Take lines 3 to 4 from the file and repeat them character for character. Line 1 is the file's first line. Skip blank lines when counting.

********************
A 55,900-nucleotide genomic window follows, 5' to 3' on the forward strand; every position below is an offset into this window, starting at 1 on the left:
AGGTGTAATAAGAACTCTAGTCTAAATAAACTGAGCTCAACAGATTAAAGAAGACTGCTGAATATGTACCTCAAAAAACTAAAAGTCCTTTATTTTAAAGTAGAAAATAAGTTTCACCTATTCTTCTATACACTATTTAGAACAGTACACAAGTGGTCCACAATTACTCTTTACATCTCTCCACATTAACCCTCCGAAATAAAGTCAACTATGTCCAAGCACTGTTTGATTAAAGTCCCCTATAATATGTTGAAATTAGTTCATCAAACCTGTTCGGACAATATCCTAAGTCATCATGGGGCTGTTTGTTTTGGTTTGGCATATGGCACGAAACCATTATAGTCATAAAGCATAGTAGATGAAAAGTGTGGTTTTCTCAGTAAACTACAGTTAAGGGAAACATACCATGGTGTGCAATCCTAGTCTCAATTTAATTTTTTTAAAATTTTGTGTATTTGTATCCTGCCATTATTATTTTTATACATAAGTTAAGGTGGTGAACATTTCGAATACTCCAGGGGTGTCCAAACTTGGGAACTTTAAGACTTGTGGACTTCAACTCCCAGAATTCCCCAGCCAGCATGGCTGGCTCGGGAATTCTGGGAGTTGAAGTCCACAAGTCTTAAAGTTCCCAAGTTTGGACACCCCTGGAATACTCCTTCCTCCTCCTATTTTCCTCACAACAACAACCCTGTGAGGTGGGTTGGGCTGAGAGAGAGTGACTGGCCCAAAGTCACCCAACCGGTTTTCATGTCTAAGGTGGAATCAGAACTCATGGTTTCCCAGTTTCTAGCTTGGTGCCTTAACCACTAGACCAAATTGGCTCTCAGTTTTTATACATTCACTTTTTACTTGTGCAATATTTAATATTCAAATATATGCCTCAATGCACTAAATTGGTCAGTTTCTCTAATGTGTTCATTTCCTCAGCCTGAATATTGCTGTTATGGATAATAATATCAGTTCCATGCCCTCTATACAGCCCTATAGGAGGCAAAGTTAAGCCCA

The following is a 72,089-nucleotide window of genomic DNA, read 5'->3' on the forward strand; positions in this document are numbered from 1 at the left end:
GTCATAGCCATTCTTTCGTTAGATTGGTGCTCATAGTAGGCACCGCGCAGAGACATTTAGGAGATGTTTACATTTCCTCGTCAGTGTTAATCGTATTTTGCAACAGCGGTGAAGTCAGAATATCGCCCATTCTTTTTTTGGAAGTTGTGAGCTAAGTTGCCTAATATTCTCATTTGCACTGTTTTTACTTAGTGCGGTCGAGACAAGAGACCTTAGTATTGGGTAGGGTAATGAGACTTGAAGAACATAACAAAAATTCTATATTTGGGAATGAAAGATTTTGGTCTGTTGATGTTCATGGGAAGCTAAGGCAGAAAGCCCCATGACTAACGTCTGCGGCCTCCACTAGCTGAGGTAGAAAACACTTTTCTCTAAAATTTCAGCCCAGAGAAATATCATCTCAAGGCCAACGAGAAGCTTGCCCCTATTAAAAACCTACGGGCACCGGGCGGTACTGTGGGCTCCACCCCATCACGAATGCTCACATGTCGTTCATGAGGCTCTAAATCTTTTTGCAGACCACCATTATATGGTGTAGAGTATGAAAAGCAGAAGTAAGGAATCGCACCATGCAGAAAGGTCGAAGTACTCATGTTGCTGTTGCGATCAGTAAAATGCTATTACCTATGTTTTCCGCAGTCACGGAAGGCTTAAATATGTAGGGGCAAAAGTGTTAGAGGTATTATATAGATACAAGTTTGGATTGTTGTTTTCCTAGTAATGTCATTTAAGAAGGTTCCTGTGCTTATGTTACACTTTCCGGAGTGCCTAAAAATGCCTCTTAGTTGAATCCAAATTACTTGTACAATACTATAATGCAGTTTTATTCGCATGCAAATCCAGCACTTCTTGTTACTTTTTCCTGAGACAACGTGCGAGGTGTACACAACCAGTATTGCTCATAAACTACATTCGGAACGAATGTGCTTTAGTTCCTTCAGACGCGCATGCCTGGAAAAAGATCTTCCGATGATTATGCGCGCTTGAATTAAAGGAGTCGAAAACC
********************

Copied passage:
The following is a 72,089-nucleotide window of genomic DNA, read 5'->3' on the forward strand; positions in this document are numbered from 1 at the left end:
GTCATAGCCATTCTTTCGTTAGATTGGTGCTCATAGTAGGCACCGCGCAGAGACATTTAGGAGATGTTTACATTTCCTCGTCAGTGTTAATCGTATTTTGCAACAGCGGTGAAGTCAGAATATCGCCCATTCTTTTTTTGGAAGTTGTGAGCTAAGTTGCCTAATATTCTCATTTGCACTGTTTTTACTTAGTGCGGTCGAGACAAGAGACCTTAGTATTGGGTAGGGTAATGAGACTTGAAGAACATAACAAAAATTCTATATTTGGGAATGAAAGATTTTGGTCTGTTGATGTTCATGGGAAGCTAAGGCAGAAAGCCCCATGACTAACGTCTGCGGCCTCCACTAGCTGAGGTAGAAAACACTTTTCTCTAAAATTTCAGCCCAGAGAAATATCATCTCAAGGCCAACGAGAAGCTTGCCCCTATTAAAAACCTACGGGCACCGGGCGGTACTGTGGGCTCCACCCCATCACGAATGCTCACATGTCGTTCATGAGGCTCTAAATCTTTTTGCAGACCACCATTATATGGTGTAGAGTATGAAAAGCAGAAGTAAGGAATCGCACCATGCAGAAAGGTCGAAGTACTCATGTTGCTGTTGCGATCAGTAAAATGCTATTACCTATGTTTTCCGCAGTCACGGAAGGCTTAAATATGTAGGGGCAAAAGTGTTAGAGGTATTATATAGATACAAGTTTGGATTGTTGTTTTCCTAGTAATGTCATTTAAGAAGGTTCCTGTGCTTATGTTACACTTTCCGGAGTGCCTAAAAATGCCTCTTAGTTGAATCCAAATTACTTGTACAATACTATAATGCAGTTTTATTCGCATGCAAATCCAGCACTTCTTGTTACTTTTTCCTGAGACAACGTGCGAGGTGTACACAACCAGTATTGCTCATAAACTACATTCGGAACGAATGTGCTTTAGTTCCTTCAGACGCGCATGCCTGGAAAAAGATCTTCCGATGATTATGCGCGCTTGAATTAAAGGAGTCGAAAACC